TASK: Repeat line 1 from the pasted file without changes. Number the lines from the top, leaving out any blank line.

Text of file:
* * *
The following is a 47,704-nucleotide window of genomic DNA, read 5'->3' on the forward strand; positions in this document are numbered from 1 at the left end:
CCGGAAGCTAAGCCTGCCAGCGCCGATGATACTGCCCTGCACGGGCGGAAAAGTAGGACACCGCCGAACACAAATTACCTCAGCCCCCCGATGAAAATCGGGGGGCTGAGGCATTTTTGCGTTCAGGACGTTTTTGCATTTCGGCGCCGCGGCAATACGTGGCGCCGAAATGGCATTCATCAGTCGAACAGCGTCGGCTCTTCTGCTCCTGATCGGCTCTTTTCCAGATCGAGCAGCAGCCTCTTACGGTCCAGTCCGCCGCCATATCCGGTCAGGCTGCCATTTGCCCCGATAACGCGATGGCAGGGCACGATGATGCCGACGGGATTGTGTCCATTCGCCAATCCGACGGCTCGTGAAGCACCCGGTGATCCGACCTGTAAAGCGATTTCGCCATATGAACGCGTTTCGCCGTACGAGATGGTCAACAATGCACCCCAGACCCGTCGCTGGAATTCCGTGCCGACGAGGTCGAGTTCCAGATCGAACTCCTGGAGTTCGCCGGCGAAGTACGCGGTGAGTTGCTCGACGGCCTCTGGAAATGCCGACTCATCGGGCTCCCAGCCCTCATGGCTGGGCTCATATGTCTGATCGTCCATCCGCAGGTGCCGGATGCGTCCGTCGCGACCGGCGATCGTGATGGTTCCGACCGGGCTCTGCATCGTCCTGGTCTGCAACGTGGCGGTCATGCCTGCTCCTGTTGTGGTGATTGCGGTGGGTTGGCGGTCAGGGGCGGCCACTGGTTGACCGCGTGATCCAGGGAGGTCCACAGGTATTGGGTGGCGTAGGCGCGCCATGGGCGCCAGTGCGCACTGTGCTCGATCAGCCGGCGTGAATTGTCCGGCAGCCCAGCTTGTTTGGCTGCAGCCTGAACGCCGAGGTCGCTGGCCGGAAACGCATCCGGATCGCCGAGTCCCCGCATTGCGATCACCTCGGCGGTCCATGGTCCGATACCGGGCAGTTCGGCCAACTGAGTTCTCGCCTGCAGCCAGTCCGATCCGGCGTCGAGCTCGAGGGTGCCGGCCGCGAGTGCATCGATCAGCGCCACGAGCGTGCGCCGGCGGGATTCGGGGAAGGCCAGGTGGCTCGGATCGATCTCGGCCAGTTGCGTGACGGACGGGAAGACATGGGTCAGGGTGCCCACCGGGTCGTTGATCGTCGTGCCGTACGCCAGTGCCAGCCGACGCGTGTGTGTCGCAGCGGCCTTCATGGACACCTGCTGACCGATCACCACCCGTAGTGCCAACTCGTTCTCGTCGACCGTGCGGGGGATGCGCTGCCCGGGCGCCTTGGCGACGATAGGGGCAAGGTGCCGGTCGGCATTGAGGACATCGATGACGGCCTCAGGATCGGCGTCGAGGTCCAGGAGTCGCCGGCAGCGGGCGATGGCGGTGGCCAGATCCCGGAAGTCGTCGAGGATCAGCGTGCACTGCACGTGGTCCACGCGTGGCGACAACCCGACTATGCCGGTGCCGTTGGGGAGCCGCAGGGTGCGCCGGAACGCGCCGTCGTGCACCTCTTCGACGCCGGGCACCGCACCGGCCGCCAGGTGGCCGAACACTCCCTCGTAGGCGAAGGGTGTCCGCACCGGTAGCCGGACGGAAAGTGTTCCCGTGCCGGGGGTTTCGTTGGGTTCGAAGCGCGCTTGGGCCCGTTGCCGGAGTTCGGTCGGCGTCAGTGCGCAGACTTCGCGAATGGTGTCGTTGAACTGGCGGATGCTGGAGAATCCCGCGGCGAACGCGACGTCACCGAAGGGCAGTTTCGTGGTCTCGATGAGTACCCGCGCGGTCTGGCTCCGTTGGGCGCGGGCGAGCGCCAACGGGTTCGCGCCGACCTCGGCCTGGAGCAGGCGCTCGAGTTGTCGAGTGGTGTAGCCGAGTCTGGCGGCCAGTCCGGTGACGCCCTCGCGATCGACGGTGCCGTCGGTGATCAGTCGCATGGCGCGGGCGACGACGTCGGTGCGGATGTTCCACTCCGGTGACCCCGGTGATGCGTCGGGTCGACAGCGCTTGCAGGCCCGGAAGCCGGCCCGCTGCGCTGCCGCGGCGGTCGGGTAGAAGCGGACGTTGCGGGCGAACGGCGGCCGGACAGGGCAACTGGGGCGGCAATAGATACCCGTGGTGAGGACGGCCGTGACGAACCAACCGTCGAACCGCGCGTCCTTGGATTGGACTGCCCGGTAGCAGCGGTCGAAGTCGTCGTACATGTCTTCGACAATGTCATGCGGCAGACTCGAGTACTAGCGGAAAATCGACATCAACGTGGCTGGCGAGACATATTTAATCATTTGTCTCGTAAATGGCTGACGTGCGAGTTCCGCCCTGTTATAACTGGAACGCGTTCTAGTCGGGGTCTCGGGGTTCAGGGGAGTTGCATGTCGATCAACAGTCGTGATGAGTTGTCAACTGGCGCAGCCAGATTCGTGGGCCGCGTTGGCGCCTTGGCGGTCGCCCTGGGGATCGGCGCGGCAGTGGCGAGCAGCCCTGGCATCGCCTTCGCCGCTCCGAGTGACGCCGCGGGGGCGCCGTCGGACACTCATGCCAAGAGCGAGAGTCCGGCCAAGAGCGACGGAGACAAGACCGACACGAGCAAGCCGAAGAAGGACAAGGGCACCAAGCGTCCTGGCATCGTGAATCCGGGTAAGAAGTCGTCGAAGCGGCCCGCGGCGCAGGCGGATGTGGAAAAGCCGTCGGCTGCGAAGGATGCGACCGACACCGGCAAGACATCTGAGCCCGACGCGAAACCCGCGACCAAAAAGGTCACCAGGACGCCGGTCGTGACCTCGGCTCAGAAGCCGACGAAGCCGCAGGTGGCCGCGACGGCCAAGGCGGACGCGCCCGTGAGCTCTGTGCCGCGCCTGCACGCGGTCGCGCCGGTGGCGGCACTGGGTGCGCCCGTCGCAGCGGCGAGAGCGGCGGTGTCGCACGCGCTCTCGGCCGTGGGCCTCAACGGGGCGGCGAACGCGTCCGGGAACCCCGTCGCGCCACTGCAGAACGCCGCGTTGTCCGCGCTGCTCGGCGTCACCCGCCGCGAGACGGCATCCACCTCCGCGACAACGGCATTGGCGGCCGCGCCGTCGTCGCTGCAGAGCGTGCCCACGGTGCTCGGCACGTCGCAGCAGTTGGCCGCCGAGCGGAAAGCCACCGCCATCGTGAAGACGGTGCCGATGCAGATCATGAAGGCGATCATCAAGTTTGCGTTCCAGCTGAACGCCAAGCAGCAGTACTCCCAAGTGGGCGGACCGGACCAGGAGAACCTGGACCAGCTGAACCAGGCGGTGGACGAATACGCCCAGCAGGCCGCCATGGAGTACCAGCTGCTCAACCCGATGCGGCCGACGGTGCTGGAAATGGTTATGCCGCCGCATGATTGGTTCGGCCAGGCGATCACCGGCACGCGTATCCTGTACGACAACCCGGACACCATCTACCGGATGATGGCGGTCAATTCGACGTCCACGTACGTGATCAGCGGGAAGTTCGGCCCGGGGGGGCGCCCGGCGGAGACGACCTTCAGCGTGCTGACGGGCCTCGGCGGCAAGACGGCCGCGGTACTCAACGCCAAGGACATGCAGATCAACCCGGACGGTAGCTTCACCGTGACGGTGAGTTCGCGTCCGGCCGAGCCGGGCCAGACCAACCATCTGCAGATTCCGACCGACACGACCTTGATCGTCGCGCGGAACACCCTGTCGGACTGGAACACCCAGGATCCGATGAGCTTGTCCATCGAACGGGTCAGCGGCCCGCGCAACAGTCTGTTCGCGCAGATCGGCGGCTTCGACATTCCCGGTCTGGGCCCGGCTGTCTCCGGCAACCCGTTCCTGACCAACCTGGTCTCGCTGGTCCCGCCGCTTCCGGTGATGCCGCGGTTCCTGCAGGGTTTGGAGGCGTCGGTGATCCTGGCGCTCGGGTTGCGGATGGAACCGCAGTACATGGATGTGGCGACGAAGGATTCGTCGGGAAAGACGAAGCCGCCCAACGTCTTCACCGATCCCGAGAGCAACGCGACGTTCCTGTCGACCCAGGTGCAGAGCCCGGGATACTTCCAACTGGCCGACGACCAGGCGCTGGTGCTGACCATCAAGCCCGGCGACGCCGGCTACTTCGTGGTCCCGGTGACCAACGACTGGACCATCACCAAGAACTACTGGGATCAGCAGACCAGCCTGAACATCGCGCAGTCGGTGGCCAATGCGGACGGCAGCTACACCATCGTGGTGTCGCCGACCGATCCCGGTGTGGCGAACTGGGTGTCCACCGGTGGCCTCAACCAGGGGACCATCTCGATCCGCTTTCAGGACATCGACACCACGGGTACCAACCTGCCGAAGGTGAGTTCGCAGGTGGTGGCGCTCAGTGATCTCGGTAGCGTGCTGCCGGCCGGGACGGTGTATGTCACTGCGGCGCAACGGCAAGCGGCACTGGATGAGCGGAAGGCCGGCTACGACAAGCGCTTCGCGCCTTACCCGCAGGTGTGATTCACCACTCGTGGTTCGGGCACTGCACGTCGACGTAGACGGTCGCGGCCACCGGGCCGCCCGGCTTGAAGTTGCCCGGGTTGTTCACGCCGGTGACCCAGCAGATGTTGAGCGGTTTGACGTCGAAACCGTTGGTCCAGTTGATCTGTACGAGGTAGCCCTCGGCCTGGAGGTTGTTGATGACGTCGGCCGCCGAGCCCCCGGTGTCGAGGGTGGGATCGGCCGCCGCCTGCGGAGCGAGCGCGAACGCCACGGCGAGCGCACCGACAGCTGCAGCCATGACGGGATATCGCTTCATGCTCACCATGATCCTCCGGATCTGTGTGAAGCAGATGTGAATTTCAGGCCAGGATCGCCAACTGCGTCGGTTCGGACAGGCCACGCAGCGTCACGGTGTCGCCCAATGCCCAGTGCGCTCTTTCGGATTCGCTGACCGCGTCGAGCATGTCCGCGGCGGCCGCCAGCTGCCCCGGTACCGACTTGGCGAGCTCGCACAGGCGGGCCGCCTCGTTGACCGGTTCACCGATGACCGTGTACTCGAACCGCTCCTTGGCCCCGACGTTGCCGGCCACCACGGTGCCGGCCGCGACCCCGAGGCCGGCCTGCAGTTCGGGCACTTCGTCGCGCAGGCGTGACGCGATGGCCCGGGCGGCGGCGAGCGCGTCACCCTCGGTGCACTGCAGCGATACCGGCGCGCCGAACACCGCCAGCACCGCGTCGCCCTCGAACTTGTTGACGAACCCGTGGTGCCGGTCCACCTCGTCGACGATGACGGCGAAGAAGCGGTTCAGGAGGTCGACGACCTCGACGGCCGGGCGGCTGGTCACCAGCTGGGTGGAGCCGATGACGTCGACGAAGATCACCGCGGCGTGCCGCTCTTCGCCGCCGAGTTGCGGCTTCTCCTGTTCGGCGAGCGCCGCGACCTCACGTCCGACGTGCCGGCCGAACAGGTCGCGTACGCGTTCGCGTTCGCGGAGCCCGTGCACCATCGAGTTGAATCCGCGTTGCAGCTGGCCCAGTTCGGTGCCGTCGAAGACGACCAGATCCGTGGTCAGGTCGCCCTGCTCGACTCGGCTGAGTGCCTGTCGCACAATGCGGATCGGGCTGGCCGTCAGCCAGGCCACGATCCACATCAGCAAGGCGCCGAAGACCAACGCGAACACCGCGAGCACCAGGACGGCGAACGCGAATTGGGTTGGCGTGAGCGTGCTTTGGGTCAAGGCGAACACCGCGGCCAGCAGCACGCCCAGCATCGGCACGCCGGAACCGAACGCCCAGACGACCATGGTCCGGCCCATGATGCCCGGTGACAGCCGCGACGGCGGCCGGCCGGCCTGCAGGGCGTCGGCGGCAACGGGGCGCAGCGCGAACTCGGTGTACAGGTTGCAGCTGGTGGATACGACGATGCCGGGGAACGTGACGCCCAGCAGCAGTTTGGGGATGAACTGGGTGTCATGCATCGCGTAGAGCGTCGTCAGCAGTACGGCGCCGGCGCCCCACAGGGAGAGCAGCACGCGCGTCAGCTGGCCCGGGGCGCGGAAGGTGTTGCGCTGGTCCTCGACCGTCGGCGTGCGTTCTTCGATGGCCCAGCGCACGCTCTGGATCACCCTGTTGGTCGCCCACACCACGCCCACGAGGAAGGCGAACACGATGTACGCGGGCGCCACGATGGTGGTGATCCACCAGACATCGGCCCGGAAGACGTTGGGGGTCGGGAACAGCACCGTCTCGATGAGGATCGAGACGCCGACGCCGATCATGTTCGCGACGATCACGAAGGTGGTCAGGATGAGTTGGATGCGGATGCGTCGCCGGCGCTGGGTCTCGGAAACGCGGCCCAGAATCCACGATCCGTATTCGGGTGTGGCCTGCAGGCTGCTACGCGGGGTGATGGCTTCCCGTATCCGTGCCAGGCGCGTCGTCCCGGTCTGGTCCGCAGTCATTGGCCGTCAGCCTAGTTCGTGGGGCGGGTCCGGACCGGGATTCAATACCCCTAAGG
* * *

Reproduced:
The following is a 47,704-nucleotide window of genomic DNA, read 5'->3' on the forward strand; positions in this document are numbered from 1 at the left end: